A DEVON vintner has said that Duncan Bannatyne can expect to get "grapes, not money" after viewers watched the millionaire businessman invest £60,000 in his venture on Dragon's Den last night.
Former geological consultant Geoff Bowen said that his TV trial by Dragon had been one of the most gruelling experiences of his life.
"I thought it would be fine," he said, "but they suck the energy out of you. But it was very good from a business point of view — they'd researched my background in depth."
Entrepreneur Bannatyne was impressed by Mr Bowen's pitch and came up with the full sum he was asking for, in return for a 40 per cent stake.
"I am very pleased to have Duncan's involvement," Mr Bowen said. "But I've told him that he may not get much richer as a result."
Mr Bowen, who established his Topsham vineyard and tasting cellar, Pebblebed, in 2000, was looking for a Dragon to help finance the acquisition of five acres of new land.
He aims to add an additional arm to his existing business; making it pay by attracting further investors to buy vines on the site, in return for wine.
"I was looking for £60,000 in return for 20 per cent of the new business," Mr Bowen said. "Duncan understood what I was offering and made a very early offer of the full amount in return for 40 per cent.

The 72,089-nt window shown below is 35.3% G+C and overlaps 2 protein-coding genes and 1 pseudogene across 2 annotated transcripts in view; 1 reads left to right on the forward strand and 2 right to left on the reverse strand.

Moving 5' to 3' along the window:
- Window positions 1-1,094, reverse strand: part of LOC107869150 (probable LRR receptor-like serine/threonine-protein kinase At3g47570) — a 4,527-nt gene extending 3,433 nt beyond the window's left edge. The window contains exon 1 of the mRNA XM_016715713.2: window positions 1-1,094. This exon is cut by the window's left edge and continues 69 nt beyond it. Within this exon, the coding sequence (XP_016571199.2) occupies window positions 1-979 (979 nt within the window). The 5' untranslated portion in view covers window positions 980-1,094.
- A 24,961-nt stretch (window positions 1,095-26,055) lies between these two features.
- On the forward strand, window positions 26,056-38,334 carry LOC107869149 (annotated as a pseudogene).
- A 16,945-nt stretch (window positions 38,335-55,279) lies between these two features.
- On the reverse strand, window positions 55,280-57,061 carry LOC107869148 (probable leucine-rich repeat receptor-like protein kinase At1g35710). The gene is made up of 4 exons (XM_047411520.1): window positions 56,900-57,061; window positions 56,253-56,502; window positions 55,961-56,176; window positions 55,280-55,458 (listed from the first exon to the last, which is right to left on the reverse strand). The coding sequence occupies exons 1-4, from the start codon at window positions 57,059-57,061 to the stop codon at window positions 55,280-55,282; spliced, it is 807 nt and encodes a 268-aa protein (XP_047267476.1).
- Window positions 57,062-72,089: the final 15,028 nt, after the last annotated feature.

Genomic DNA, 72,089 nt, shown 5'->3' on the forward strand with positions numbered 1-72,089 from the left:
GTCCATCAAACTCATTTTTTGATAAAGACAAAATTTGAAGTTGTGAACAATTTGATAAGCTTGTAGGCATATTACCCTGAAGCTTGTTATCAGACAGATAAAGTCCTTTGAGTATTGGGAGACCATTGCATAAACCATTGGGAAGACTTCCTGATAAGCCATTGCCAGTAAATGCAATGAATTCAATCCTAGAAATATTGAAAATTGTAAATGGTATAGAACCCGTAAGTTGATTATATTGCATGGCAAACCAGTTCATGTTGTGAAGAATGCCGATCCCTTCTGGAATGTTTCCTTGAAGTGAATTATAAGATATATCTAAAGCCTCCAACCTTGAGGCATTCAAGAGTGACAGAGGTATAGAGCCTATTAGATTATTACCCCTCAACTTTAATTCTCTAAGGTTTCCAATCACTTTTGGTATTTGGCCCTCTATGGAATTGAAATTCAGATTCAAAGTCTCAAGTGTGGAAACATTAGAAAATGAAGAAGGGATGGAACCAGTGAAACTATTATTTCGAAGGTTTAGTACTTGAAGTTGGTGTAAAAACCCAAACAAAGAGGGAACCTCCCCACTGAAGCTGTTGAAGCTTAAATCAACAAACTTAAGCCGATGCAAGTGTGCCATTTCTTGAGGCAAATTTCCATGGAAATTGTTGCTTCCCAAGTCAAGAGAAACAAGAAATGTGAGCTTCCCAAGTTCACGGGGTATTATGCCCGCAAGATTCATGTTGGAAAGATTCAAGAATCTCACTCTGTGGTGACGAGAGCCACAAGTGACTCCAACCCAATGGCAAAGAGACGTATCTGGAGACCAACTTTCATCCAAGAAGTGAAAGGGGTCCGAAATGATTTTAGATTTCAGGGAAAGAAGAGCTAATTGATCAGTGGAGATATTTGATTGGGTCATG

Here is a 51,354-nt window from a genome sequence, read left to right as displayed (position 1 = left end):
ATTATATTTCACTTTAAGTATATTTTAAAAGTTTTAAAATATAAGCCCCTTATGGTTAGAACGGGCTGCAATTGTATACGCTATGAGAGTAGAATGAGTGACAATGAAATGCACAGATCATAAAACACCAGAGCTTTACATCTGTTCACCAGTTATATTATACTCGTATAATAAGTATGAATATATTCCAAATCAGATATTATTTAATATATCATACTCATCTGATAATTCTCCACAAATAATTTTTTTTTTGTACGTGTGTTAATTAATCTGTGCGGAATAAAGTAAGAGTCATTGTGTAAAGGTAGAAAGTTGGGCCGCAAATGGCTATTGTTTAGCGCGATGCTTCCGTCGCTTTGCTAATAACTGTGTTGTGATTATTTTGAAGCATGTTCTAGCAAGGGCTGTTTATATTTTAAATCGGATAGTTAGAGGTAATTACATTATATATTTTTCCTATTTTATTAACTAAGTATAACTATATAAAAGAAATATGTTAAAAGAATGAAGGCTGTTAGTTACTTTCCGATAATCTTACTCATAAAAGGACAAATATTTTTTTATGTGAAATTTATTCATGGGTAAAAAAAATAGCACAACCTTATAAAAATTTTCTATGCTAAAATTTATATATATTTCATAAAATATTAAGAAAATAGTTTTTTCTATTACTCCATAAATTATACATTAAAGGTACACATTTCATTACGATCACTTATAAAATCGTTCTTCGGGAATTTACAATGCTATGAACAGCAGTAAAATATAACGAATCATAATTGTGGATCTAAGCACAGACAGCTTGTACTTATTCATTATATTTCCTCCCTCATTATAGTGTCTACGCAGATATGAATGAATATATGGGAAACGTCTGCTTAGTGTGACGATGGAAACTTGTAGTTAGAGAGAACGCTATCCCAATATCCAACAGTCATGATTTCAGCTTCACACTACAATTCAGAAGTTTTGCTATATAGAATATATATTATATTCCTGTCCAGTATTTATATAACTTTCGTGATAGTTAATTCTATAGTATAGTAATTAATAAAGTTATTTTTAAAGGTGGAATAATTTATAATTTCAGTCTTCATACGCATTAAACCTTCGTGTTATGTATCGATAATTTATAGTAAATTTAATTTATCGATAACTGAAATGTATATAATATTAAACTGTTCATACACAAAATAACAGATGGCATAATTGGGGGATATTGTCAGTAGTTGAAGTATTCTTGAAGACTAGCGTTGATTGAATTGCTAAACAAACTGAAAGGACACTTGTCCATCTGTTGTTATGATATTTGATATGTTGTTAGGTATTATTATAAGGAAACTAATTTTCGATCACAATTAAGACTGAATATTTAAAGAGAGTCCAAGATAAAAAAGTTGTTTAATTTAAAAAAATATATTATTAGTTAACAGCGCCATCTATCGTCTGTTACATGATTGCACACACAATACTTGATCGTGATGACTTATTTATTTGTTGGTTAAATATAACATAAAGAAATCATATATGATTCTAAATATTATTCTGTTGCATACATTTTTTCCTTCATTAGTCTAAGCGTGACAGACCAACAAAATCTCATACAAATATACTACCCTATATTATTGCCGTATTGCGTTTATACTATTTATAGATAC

"I think he understands that when you have enough food to put on the table for your family you look for things in life that you enjoy.
"There are lots of easier jobs you can do to make money."
Mr Bowen, who gave the Dragons a taster of his business in the form of personalised bottle of Pebblebed's sparkling rosé, initially established his business by persuading 20 local families to invest in vines on half an acre of land, in return for around 100 bottles of wine a year — and the occasional hand with the harvest.
Since then, the business has grown to encompass 22 acres of grapevines.
Mr Bowen said the new enterprise would be a standalone company from his existing business.
As with Pebblebed, investors who buy into the new vineyard will get bottles of wine in return for their money; with the company keeping a 50 per cent share of the annual grape harvest.
Mr Bowen said Mr Bannatyne would have the opportunity to stock recently newly-acquired Shepton Mallet hotel Charlton House and his upmarket health clubs with their own-label wine.
The five acres of land could yield around 20,000kg of grapes; enough to make 20,000 bottles of wine, of which the company will own half.
Mr Bowen has warned that the Dragon may be expected to roll up his sleeves — and possibly trouser legs — in joining the 200 existing shareholders who help Pebblebed with harvests and pressing the wine.
"I've told him that I'm expecting this to be a full investment," he said.
"All he does is chuckle at that, though."
Mr Bannatyne has already been filmed visiting the vineyard with his children and wife Joanne, however, for a follow-up programme which will be broadcast by the BBC in August.